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Working Class Boy Kindle Edition
A household name, an Australian rock icon, the elder statesman of Ozrock - there isn't an accolade or cliche that doesn't apply to Jimmy Barnes. But long before Cold Chisel and Barnesy, long before the tall tales of success and excess, there was the true story of James Dixon Swan - a working class boy whose family made the journey from Scotland to Australia in search of a better life.
Working Class Boy is a powerful reflection on a traumatic and violent childhood, which fuelled the excess and recklessness that would define, but almost destroy, the rock'n'roll legend. This is the story of how James Swan became Jimmy Barnes. It is a memoir burning with the frustration and frenetic energy of teenage sex, drugs, violence and ambition for more than what you have.
Raw, gritty, compassionate, surprising and darkly funny - Jimmy Barnes's childhood memoir is at once the story of migrant dreams fulfilled and dashed. Arriving in Australia in the Summer of 1962, things went from bad to worse for the Swan family - Dot, Jim and their six kids. The scramble to manage in the tough northern suburbs of Adelaide in the 60s would take its toll on the Swans as dwindling money, too much alcohol, and fraying tempers gave way to violence and despair. This is the story a family's collapse, but also a young boy's dream to escape the misery of the suburbs with a once-in-a-lifetime chance to join a rock'n'roll band and get out of town for good.
'A powerful, deeply emotional and transformative production.' -- The Daily Telegraph
'... anyone seeking an emotional, dark, funny, exciting theatrical event – and a powerful singer still in great voice – will be thrilled.' -- The Sunday Mail
'You know you’ve been to a pretty good gig when the songs of your youth are redefined.That is just what this old Cold Chisel fan is feeling right now after spending a wonderful 150 minutes listening to Australian rock great Jimmy Barnes tell his life story with yarns and song.' -- The West Australian --This text refers to the audioCD edition.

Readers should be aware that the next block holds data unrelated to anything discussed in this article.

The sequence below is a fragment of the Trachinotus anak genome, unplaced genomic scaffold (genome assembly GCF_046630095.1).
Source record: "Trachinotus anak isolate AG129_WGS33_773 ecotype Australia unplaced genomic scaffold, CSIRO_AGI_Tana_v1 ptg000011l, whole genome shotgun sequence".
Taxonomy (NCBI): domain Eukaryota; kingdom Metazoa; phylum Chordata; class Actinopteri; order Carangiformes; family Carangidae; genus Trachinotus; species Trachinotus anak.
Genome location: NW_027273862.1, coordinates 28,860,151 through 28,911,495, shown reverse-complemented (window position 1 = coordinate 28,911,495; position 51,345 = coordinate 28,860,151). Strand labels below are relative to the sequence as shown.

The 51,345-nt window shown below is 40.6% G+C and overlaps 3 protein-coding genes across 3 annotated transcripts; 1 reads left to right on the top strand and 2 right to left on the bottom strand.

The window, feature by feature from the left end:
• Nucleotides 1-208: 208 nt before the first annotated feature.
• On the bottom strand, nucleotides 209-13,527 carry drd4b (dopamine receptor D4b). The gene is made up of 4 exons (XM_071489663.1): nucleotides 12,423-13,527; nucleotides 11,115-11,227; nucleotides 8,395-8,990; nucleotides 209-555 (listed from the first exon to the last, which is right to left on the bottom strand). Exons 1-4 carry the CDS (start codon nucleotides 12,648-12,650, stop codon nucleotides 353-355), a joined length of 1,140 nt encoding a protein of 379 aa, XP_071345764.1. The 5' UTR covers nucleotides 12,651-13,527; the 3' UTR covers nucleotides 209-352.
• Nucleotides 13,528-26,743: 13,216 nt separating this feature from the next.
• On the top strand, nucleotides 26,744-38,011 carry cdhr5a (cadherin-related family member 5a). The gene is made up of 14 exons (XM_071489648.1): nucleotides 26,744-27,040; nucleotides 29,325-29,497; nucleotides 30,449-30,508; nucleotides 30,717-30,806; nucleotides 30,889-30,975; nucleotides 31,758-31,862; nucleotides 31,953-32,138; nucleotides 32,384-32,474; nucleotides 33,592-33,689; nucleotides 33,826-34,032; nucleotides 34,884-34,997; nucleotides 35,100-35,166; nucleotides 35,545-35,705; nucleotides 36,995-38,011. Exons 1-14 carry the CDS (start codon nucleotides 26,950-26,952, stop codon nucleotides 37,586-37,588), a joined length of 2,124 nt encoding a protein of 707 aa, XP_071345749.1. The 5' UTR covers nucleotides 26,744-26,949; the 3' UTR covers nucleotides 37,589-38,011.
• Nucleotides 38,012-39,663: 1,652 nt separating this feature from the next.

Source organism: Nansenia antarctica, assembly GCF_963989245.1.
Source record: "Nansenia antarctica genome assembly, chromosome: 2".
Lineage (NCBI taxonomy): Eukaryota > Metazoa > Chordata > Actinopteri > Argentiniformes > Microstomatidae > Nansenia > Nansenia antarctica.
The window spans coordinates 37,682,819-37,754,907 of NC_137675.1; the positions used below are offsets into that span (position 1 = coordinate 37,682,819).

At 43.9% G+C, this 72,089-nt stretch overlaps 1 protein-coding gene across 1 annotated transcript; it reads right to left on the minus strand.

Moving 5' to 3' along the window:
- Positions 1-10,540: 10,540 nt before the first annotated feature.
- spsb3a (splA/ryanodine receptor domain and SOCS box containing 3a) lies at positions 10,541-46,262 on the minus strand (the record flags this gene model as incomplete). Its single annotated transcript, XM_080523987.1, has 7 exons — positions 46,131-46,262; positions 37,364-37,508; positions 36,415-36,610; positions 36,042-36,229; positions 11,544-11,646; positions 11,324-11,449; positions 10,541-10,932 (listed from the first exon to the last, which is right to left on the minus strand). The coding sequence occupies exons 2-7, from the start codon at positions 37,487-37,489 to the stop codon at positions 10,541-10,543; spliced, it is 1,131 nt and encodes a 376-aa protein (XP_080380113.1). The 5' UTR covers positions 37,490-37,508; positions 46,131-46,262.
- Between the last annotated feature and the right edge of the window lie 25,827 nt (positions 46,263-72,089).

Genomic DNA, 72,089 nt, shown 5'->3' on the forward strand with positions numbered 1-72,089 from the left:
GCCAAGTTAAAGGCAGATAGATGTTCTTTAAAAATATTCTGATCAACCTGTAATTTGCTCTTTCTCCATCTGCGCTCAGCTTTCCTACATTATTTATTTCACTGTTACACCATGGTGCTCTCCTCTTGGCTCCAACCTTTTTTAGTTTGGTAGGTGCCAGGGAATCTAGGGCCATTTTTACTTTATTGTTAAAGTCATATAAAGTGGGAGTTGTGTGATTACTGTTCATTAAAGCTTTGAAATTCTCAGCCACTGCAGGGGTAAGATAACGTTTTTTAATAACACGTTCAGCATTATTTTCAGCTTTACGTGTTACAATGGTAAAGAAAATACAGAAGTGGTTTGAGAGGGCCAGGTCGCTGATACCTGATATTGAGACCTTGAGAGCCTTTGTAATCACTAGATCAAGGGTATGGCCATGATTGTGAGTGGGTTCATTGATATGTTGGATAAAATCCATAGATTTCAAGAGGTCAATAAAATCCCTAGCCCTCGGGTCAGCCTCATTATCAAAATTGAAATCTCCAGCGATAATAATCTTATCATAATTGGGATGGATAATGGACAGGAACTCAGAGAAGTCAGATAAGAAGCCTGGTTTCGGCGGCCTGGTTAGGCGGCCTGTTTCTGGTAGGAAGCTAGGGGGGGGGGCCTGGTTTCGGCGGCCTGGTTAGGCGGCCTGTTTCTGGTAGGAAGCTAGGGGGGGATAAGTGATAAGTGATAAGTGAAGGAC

- ASIN : B01FWW8SZO
- Publisher : HarperCollins (1 October 2016)
- Language : English
- File size : 8037 KB
- Text-to-Speech : Enabled
- Screen Reader : Supported
- Enhanced typesetting : Enabled
- X-Ray : Enabled
- Word Wise : Enabled
- Print length : 366 pages
- Best Sellers Rank: 39,403 in Kindle Store (See Top 100 in Kindle Store)
- Customer Reviews:
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Top reviews from Australia
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Also, there were parts that just didn't add up. He keeps talking about how poor they were, 'below the poverty line'. Yet if his father was a British boxing champion, he must have got around the country. And Barnes says his stepfather taught him to drive 'in an almost brand new Corolla'. Then the family's best friends, that theyviisited all the time, had a swimming pool. And the father was able to drink himmself unconscious, yet still have money in his pocket, money that his son could steal, and he didn't even miss it. I did not enjoy the book at all. One morning while I was reading it, Barnes appeared on ';Sunrise'. I switched the TV off. The book is not a good advertisement for him.
Top reviews from other countries
I grew up in Glasgow in the 70`s and can relate to much of his upbringing. The story is quite harrowing both from his life in Glasgow, then his experience of growing up in Australia, which seemed like a very violent time in the areas he was staying in.
Add to this, his alcoholic father and a mother trying to do her best with no money coming in and the struggle trying to feed and clothe his brothers and sisters. This is not a story of a happy childhood and Jimmys singing career doesn`t really kick in until the end of the book but the tale lets you know where Jimmy is coming from. I will buy the 2nd part of the story sometime.
Jimmy's emergence to succeed and to overcome is inspirational. Loved it. Thanks for sharing and can't wait for the next one.
rated this with 'Angela's Ashes " , can't wait for the second part - Working Class Man !